Electricity storage is essential for the cost-effective expansion of variable renewable energy to support a low-carbon grid. It is also a key enabler of a modern transactive grid infrastructure for load management. The current electricity storage market uses various conventional technologies at different market scales. Batteries are the primary technology of choice for small-scale electricity storage; however, they suffer from low market penetration because of their high cost. Utility-scale storage is provided almost exclusively by pumped storage hydropower (PSH), but future growth in conventional PSH faces significant market and regulatory challenges. Compressed air energy storage (CAES) is another large-scale/capacity storage technology. Conventional CAES suffers from low round trip efficiency (approximately 40%–50%) because of significant energy losses in gas compressors and turbines, and it can only be located in areas with suitable geology to allow for storage reservoirs. While there are many conventional technologies available for electricity storage, each of them have their own drawbacks.
Oak Ridge National Laboratory (ORNL) is exploring the economics of a modular PSH (mPSH) technology with the potential to supplant battery storage due to its lower costs, longer lifetime, and faster deployment. The overall goal of this project is to fill the technology gap between expensive, small-scale battery technologies and large, grid-scale PSH systems by introducing a cost-effective, modular, scalable, and flexible storage system with the capability to provide a broad range of ancillary services. ORNL is working to quantify the value proposition and prioritize future research directions for the newly invented Ground-Level Integrated Diverse Energy Storage (GLIDES) mPSH technology.
|Project Title||Ground-Level Integrated Diverse Energy Storage (GLIDES)|
|Awardee||Oak Ridge National Laboratory|
|Awardee HQ Location||Tennessee|
|DOE Funding Amount||$1,100,000|
|Program Area||PSH and Grid Reliability|
|Award Type||Annual Operating Plan|
|Work Locations||California, Tennessee|
|Congressional District(s)||CA-43, TN-2, TN-3|
What You Need to Know
Energy storage is becoming an increasingly important component of the electric grid. Energy storage can be used to provide essential grid services and balance fluctuations in generation from variable renewables, such as wind and solar. While PSH comprises 97% of the United States’ utility-scale storage, high capital costs and long development timelines, among other factors, have limited its deployment over the last three decades. The GLIDES system has the potential to significantly reduce cost and deployment timeframes, allowing it to be competitive in the energy storage market.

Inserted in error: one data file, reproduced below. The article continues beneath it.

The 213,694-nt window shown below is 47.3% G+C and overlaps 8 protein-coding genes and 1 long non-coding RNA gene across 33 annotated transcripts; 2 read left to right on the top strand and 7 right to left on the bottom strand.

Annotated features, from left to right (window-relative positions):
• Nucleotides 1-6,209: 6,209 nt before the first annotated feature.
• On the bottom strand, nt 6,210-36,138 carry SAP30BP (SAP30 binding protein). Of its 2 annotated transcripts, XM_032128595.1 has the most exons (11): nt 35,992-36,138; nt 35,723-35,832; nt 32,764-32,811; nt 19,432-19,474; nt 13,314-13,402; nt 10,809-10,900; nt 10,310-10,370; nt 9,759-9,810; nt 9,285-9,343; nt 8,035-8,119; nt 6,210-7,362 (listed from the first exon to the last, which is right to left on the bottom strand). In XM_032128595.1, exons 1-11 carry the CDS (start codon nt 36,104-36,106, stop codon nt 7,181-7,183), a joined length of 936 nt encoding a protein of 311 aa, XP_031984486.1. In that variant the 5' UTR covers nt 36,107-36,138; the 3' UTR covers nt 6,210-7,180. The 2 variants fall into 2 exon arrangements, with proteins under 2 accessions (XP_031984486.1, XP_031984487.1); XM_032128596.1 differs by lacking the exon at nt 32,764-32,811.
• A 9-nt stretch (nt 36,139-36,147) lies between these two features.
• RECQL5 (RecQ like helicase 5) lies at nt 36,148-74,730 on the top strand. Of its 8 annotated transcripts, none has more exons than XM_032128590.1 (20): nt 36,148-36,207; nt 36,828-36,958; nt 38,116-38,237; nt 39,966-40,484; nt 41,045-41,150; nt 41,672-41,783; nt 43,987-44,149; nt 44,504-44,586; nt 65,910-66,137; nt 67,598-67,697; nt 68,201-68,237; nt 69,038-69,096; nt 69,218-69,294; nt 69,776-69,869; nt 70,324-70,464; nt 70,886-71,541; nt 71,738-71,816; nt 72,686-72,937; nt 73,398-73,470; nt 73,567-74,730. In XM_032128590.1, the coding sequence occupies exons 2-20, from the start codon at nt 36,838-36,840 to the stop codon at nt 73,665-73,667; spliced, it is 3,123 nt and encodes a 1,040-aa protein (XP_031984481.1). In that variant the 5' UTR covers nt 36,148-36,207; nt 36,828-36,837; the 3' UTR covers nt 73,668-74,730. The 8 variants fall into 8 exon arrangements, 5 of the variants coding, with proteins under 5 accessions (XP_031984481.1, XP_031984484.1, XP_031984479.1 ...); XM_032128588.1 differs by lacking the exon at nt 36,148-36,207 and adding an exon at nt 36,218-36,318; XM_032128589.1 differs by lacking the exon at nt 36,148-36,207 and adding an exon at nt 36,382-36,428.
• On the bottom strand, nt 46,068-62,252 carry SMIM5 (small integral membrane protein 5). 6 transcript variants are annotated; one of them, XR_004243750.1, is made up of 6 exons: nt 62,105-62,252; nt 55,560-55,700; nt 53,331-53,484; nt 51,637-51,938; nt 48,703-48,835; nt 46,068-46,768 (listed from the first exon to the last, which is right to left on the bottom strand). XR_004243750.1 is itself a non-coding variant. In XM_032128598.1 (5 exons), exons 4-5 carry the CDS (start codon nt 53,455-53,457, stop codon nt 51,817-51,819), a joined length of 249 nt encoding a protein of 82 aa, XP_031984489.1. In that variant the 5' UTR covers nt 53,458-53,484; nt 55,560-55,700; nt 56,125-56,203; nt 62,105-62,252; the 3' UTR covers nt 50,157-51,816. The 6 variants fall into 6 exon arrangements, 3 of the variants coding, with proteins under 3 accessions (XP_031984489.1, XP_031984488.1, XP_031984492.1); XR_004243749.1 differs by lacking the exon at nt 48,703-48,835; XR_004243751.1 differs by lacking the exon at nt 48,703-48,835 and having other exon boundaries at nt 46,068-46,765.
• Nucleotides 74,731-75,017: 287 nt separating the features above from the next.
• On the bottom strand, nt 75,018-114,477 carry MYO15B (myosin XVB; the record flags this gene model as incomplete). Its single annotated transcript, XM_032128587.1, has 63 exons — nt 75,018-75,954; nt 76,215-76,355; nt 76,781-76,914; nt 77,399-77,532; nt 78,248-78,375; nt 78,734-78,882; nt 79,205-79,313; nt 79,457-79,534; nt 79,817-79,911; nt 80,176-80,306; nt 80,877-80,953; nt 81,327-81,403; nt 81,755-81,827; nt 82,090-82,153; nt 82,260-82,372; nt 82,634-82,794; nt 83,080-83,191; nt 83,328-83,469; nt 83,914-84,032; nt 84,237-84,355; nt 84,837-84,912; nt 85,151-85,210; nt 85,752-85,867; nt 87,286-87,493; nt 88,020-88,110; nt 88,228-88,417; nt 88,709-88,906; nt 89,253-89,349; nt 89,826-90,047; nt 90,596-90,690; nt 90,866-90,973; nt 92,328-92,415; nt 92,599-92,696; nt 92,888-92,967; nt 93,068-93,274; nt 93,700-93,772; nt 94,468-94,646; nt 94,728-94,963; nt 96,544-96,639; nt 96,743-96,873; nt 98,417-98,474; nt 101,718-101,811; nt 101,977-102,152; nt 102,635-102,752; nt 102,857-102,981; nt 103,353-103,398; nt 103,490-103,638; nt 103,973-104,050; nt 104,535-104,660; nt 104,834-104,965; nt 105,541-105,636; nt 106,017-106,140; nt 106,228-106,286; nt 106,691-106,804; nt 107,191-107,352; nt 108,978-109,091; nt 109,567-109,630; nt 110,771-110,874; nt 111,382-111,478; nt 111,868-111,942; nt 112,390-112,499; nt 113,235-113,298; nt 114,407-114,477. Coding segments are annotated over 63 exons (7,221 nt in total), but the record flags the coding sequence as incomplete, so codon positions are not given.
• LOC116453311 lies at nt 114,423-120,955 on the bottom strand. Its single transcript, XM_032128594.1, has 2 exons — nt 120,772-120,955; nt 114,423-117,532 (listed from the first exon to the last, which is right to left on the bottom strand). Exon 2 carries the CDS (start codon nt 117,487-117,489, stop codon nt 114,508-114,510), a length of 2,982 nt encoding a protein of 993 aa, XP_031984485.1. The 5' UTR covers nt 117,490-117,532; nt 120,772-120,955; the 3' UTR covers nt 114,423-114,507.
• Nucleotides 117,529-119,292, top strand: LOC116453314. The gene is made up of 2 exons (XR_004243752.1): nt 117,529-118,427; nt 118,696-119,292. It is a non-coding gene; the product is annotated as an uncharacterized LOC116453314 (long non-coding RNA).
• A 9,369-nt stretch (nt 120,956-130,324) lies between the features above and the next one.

- Potential to mitigate many of the market and regulatory barriers faced by large PSH because of the technology’s modular, energy-dense, scalable, and environmentally benign design.
- Enable early-stage research and development efforts performed of mPSH and introduce new opportunities to the energy storage community.
- Reduce the cost of energy storage while maintaining a higher roundtrip efficiency and longer lifecycles than battery technologies.
- Conduct a detailed cost analysis of commercial-scale systems to illustrate tradeoffs between higher energy density and lower cost.
- Provide an accurate value proposition of newly invented GLIDES for mPSH applications.
- Evaluate the strengths and shortcomings of the proposed technology and establish the path for further improvements.
- Document and communicate deliverables by building prototypes that showcase the ideas, publishing journal and conference publications, and presenting at various conferences.
About the Water Power Technologies Office
The U.S. Department of Energy's Water Power Technologies Office enables research, development, and testing of emerging technologies to advance marine energy as well as next-generation hydropower and pumped-storage systems for a flexible, reliable grid.